If you do a lot of texting, your Message app is probably clogged with old messages. Before iOS 8 you had to manually delete conversations or individual messages. Now you can set the app to automatically delete all messages older than 30 days or one year. The default setting lets you keep your messages forever, which could be handy if everything you write is a gem of unparalleled wisdom. Everyone else, read on:
Go to Settings>Messages and tap Keep Messages to open.
Select 30 days or 1 year and your iDevice will start automatically deleting messages once they are older than your chosen time period.
Two of the neatest features I expected from Apple's new iOS 8 operating system for its mobile devices involve that old disrespected function, voice calling on the phone.
One enables wi-fi calling on the iPhone--the device can connect for voice calls, not only data services, when its wifi connection was stronger than its cellular signal. The other is the ability to answer calls coming in to your iPhone from your iPad or Mac. The Mac end of what Apple calls "Continuity" won't be available until its Yosemite upgrade for the Mac operating system comes out next month, but the function is supposedly available now for the iPad.
That's because iOS 8 has another feature common to new Apple software: if you need instructions, you're on your own. Apple's own tutorials typically are almost worthless--if you can even find the right one in the first place.
Consequently, the effort to get a new function operational sometimes involves fun, but also cursing. It can resemble a treasure hunt, the search for Waldo, or the quest for the Higgs boson. It took me forever to get the iPhone handoff to work--well, a couple of hours, anyway. The key turned out to be a simple tweak of the iPhone settings. But I did the cursing, so you don't have to.
So here are the steps. Both devices, naturally, must be running the upgraded iOS 8 software. This instruction set is based on my personal research and experience, so if you've found shortcuts or alternatives, feel free to add them in comments:
1. Make sure both devices are on the same wi-fi system. You can't make or answer a call on your iPad if it's with you in Cleveland and you've left your iPhone at home in Long Beach. Use Settings/Wi-Fi on each device to manage the connection.
2. Link both devices to the same iCloud account. Settings/iCloud manages this.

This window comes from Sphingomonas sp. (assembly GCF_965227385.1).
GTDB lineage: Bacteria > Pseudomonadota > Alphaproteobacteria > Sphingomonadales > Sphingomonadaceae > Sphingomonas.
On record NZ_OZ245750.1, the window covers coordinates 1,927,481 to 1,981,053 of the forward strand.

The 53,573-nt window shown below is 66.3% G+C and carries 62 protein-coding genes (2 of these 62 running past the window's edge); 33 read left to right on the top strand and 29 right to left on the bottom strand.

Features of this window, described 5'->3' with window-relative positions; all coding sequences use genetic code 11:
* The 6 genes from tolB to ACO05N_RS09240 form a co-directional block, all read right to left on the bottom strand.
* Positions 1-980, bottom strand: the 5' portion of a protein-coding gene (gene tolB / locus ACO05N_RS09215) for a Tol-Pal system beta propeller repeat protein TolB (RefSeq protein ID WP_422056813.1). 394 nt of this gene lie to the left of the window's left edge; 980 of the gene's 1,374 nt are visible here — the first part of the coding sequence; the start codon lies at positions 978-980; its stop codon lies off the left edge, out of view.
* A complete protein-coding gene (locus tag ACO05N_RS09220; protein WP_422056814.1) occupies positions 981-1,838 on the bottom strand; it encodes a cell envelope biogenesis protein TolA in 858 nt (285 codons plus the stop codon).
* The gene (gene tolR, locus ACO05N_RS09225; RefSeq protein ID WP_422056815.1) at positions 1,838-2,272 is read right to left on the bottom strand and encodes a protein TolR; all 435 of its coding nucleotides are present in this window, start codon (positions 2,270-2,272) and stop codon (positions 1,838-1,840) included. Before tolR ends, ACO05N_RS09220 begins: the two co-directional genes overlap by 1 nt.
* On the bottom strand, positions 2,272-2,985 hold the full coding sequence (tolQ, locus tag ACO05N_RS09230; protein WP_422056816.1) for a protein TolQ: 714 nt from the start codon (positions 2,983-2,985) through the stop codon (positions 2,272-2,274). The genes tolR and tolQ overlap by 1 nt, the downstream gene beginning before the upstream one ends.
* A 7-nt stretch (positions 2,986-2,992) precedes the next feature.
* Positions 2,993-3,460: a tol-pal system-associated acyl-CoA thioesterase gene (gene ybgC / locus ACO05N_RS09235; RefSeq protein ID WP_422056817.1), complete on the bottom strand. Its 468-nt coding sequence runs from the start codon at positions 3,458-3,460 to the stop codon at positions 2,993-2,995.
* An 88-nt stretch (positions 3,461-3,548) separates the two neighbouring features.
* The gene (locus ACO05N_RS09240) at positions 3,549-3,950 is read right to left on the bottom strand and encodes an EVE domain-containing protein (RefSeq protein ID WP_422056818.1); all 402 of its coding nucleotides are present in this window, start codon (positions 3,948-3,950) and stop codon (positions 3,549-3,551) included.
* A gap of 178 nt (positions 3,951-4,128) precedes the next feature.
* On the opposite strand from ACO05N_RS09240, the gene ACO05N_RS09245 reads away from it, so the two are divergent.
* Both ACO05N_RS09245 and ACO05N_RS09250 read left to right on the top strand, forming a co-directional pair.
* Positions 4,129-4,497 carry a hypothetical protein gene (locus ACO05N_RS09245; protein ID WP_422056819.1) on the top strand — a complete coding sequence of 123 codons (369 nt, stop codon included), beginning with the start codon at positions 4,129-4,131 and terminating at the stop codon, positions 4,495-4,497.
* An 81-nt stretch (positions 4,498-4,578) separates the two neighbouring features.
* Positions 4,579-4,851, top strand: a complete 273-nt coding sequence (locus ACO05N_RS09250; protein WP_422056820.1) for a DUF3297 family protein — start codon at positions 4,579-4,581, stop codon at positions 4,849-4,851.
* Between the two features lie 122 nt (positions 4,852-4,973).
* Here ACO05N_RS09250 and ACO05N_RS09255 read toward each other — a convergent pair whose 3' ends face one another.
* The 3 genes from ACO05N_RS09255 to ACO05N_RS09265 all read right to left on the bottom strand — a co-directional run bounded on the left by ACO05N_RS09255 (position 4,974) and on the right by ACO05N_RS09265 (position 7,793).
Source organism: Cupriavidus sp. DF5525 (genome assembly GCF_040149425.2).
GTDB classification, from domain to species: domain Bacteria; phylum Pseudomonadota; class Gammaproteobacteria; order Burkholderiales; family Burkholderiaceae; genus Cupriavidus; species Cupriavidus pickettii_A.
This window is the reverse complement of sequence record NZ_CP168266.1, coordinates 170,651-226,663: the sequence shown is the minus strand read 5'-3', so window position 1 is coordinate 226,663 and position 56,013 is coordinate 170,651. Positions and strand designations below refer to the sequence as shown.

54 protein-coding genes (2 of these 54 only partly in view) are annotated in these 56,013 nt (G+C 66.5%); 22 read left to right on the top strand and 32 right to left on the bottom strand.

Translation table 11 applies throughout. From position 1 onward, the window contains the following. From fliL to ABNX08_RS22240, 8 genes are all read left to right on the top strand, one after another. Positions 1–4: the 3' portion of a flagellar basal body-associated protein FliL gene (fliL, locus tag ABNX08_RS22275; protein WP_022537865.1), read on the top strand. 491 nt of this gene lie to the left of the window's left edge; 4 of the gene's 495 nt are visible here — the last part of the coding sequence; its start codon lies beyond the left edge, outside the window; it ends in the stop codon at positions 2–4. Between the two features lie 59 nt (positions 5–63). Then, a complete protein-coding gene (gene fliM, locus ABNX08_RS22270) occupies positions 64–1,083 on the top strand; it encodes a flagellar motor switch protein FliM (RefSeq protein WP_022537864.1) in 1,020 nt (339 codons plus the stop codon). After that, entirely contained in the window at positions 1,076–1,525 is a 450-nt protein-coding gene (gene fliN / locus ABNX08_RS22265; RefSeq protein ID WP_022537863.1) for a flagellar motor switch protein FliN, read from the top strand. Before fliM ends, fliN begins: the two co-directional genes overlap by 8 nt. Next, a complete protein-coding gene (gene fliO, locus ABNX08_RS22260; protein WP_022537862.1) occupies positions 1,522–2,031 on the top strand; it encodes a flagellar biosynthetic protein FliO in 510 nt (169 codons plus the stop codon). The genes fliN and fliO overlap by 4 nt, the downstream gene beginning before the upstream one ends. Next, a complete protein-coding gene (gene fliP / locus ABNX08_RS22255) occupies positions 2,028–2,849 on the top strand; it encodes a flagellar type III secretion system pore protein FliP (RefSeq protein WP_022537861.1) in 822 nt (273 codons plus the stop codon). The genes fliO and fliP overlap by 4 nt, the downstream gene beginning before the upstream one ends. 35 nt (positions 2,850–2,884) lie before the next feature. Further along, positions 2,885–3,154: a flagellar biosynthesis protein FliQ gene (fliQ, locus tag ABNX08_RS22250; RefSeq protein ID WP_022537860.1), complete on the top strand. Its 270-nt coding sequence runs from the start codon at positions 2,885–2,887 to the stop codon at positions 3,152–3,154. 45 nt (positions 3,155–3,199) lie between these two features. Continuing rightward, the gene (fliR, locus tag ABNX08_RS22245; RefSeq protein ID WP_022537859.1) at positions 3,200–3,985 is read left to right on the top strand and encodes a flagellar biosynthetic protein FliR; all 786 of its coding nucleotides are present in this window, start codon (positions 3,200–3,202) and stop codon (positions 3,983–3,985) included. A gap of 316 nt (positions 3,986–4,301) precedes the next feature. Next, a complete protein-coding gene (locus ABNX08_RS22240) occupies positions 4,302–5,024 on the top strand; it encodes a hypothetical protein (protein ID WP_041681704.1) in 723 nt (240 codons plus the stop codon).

3. Activate FaceTime on both devices. At Settings/FaceTime. It's possible that the installation of iOS 8 activates FaceTime by default--it was active on my devices when I started, though I may have done that myself at some other time. Anyway, if not, activate it.
4. Enable "iPhone cellular calls" on both devices. This switch is on the Settings/FaceTime page.
Then--and this is the secret key:
5. Turn off wifi calling on your iPhone (Settings/Phone/Wi-Fi calling). That's right--the iPhone handoff won't work if your phone is configured to use the other great new iOS 8 function, wifi calling.
It's impossible to know if this is a limitation dictated by technology, or merely the product of Apple cussedness. But this step forces you to choose between enhancing your iPhone's connectibility, or making and answering calls with your other Apple devices. This is a big drawback, because if a call comes into an iPhone without a decent cellular connection, the handoff won't work either. (Again, that's my experience.) At a home like mine, which is situated in a cellular black hole, the choice is down to having any iPhone connectivity at all, or having spotty connectivity and the neat-o power to use the iPad and--eventually--the Mac as a phone. Decisions, decisions.
By the way, if you turn on "Wi-Fi calling" and then want to reactivate the handoff, you have to turn off "Wi-Fi calling" and separately reactivate the "iPhone cellular calls" setting on FaceTime. The last time I had to jump through so many hoops to get software to work, I was using a Microsoft Windows PC. I don't do that anymore for exactly that reason. Apple needs to simplify this procedure.
One last thing. Some users advise turning these switches on and off before leaving them in the proper setting, as though to cleanse the device's palate. Also advised is rebooting both devices after all the settings have been changed. Don't know if that helps, but it can't hurt.
The real issue here, however, is why Apple drops its users into the murk when it introduces a new application. Some fan websites have begun to publish instructions for the handoff similar to mine (see here and here), which implies that the confusion is general among iOS 8 users. It will only spread as more people download and install iOS 8.
The user-generated support forums on Apple's website often are a good resource for troubleshooting a problem that's likely to be common, but at the moment there doesn't seem to be anything on the handoff issue. iOS 8, which was released this week, may simply be too new. But would it kill Cupertino to give us, its loyal customers, a little more help?
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